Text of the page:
Brian Bates on wikipedia

“[…] I was fascinated to read how people had come to The Way of Wyrd via this heavy-metal band. I didn’t know them at all, just heard that they had been inspired by the book and their record company sent me some copies of the album (as it still was in those days of turntables, only 17 years ago). I too thought Martin Walkyer’s lyrics were superb. […]”

What have you got to tell us about your new album, “Dreamweaver (Reflections of our Yesterdays)”? “It’s a concept album,” Martin takes up. “It’s based on a book called ‘The Way of Wyrd’ by an American author named Brian Bates. It’s about a Christian missionary in the North of England who, a thousand years ago, is sent down to the South of England to learn about the pagan ways and in doing so determine the best way in which they can convert the pagans to Christianity. Having taken on this mission, he travels down south expecting to find a guide waiting for him. The first night in the wood, where this meeting is to take place, no one turns up and he’s left there on his own.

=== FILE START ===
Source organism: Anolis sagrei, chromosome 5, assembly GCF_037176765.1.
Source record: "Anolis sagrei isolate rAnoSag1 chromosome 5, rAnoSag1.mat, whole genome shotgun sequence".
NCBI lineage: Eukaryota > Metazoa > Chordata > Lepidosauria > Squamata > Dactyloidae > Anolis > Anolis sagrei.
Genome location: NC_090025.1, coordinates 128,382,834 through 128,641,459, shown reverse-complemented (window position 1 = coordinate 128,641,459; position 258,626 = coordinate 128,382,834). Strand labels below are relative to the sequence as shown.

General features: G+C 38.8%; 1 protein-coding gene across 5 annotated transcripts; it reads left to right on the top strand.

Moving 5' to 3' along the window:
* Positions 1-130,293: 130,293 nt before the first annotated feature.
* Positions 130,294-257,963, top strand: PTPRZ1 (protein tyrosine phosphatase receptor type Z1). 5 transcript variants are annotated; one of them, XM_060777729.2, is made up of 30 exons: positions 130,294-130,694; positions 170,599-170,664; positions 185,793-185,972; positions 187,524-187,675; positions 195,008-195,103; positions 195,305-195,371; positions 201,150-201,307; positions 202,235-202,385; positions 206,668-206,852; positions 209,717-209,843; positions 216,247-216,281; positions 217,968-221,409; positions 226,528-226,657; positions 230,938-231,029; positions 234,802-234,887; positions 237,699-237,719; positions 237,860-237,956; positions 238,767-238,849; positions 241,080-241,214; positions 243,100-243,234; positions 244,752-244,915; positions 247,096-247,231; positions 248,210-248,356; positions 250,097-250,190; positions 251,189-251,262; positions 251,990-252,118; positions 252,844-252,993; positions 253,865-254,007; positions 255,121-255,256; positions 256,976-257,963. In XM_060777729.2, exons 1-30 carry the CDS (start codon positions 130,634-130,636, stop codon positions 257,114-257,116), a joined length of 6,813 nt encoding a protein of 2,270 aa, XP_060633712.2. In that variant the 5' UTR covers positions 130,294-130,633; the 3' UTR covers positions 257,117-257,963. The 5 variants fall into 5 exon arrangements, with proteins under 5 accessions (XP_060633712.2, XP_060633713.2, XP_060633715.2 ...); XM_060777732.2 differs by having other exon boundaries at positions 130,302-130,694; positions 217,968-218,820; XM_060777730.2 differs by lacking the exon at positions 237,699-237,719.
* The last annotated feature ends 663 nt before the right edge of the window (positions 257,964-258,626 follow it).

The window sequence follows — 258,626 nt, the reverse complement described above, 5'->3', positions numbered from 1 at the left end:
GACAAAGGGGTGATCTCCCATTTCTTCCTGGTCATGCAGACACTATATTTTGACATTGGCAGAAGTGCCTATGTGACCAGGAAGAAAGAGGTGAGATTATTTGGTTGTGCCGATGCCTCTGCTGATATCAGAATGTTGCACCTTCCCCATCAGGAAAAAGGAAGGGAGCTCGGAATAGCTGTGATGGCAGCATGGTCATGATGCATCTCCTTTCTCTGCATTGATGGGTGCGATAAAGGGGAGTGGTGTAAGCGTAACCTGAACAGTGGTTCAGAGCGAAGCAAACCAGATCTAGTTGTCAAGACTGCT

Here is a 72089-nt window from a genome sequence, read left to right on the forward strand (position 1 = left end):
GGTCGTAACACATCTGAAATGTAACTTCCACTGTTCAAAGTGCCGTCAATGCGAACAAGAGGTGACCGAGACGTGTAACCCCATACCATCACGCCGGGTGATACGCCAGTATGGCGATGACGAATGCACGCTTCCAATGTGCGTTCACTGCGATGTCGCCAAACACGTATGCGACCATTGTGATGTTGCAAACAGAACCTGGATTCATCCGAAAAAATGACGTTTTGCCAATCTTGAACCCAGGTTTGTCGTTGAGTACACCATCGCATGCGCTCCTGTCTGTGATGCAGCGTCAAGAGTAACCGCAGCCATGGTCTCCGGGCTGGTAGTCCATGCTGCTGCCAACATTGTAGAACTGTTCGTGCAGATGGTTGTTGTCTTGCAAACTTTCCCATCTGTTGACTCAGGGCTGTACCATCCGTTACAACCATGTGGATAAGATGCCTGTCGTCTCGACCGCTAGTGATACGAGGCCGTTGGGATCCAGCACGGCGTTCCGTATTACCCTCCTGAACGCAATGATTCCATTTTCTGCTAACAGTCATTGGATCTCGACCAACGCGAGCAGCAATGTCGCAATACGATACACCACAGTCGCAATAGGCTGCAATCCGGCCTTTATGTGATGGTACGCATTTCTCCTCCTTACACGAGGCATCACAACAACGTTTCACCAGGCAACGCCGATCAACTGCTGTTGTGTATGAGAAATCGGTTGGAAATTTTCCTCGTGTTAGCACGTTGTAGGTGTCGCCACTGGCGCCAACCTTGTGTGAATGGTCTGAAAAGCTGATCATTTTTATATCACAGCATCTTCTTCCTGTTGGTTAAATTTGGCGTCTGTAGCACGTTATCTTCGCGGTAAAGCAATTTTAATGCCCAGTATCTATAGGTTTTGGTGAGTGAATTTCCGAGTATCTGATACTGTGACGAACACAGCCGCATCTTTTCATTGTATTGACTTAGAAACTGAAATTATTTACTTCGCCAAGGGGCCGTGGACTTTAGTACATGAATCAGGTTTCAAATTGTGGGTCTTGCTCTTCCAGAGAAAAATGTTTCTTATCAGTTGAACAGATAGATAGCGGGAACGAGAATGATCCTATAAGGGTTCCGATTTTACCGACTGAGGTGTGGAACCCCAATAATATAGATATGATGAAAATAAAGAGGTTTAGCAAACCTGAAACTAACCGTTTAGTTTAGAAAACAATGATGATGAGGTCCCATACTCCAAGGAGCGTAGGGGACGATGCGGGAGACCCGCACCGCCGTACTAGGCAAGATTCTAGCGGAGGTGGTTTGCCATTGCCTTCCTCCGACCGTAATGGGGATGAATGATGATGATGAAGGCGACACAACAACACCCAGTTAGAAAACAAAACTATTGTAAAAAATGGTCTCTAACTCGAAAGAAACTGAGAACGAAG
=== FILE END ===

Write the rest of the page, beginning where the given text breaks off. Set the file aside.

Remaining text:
That night he has a nightmare and that’s when the story really begins.”

I can recall talking to you at the beginning of last year when you had just started to read “The Way of Wyrd”. I can remember you enthusing about it then. So how long has this concept been on the boil? “About a year,” says Martin. “As soon as I’d read the book I knew it would come out in some form of our music.”

“Originally we were going to spread the concept over one side,” adds Andy. Have you had to fit any songs into the concept? “No. They were all written with the concept in mind,” answers Andy again.

I think it would be a good idea to talk us through all of the songs. “First track, side one is ‘The Clerical Conspiracy’,” states the singer. “That deals with the monks in the abbey deciding who they’re going to send on the quest. The next track is ‘Advent of Insanity’ where the missionary departs for the South by ship and as he’s sailing along he’s thinking about was he’s undertaken and wondering if he’s equal to the task that has been set for him. Seeds of doubt are sown in his mind. Third track is ‘Do Dark Horses Dream of Nightmares?’ and this is where he arrives in search of his guide in the woods. It also deals with his bad dream where the spirits come to him and in effect they’re checking him out to find out how he’s going to use the information he gathers.”